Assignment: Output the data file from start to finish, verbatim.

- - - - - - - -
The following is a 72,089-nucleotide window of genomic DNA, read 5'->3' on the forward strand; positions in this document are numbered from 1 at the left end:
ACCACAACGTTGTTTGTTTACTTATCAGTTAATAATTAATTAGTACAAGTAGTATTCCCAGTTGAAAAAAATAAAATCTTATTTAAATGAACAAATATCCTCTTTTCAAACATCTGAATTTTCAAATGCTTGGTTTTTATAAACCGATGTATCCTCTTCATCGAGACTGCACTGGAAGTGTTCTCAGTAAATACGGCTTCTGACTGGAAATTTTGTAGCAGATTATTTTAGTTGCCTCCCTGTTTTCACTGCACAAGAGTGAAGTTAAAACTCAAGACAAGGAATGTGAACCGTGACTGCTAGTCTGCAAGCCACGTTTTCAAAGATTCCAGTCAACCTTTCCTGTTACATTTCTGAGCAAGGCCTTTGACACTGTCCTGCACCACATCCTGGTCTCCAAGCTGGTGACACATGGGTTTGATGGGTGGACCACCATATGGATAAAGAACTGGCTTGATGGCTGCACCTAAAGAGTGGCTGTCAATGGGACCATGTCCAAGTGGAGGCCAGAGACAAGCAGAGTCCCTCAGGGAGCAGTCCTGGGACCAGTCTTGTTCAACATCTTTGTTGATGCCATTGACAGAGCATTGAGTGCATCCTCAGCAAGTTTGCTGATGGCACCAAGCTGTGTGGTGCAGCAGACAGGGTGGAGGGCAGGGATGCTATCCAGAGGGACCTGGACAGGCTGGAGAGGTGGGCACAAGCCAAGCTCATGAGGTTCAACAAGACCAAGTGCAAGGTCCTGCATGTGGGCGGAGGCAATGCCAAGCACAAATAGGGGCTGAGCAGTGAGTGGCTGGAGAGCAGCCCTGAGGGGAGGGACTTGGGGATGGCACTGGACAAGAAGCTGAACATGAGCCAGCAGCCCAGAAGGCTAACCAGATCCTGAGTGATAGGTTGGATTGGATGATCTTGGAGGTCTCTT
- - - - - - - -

The following is a 72,089-nucleotide window of genomic DNA, read 5'->3' on the forward strand; positions in this document are numbered from 1 at the left end:
ACCACAACGTTGTTTGTTTACTTATCAGTTAATAATTAATTAGTACAAGTAGTATTCCCAGTTGAAAAAAATAAAATCTTATTTAAATGAACAAATATCCTCTTTTCAAACATCTGAATTTTCAAATGCTTGGTTTTTATAAACCGATGTATCCTCTTCATCGAGACTGCACTGGAAGTGTTCTCAGTAAATACGGCTTCTGACTGGAAATTTTGTAGCAGATTATTTTAGTTGCCTCCCTGTTTTCACTGCACAAGAGTGAAGTTAAAACTCAAGACAAGGAATGTGAACCGTGACTGCTAGTCTGCAAGCCACGTTTTCAAAGATTCCAGTCAACCTTTCCTGTTACATTTCTGAGCAAGGCCTTTGACACTGTCCTGCACCACATCCTGGTCTCCAAGCTGGTGACACATGGGTTTGATGGGTGGACCACCATATGGATAAAGAACTGGCTTGATGGCTGCACCTAAAGAGTGGCTGTCAATGGGACCATGTCCAAGTGGAGGCCAGAGACAAGCAGAGTCCCTCAGGGAGCAGTCCTGGGACCAGTCTTGTTCAACATCTTTGTTGATGCCATTGACAGAGCATTGAGTGCATCCTCAGCAAGTTTGCTGATGGCACCAAGCTGTGTGGTGCAGCAGACAGGGTGGAGGGCAGGGATGCTATCCAGAGGGACCTGGACAGGCTGGAGAGGTGGGCACAAGCCAAGCTCATGAGGTTCAACAAGACCAAGTGCAAGGTCCTGCATGTGGGCGGAGGCAATGCCAAGCACAAATAGGGGCTGAGCAGTGAGTGGCTGGAGAGCAGCCCTGAGGGGAGGGACTTGGGGATGGCACTGGACAAGAAGCTGAACATGAGCCAGCAGCCCAGAAGGCTAACCAGATCCTGAGTGATAGGTTGGATTGGATGATCTTGGAGGTCTCTT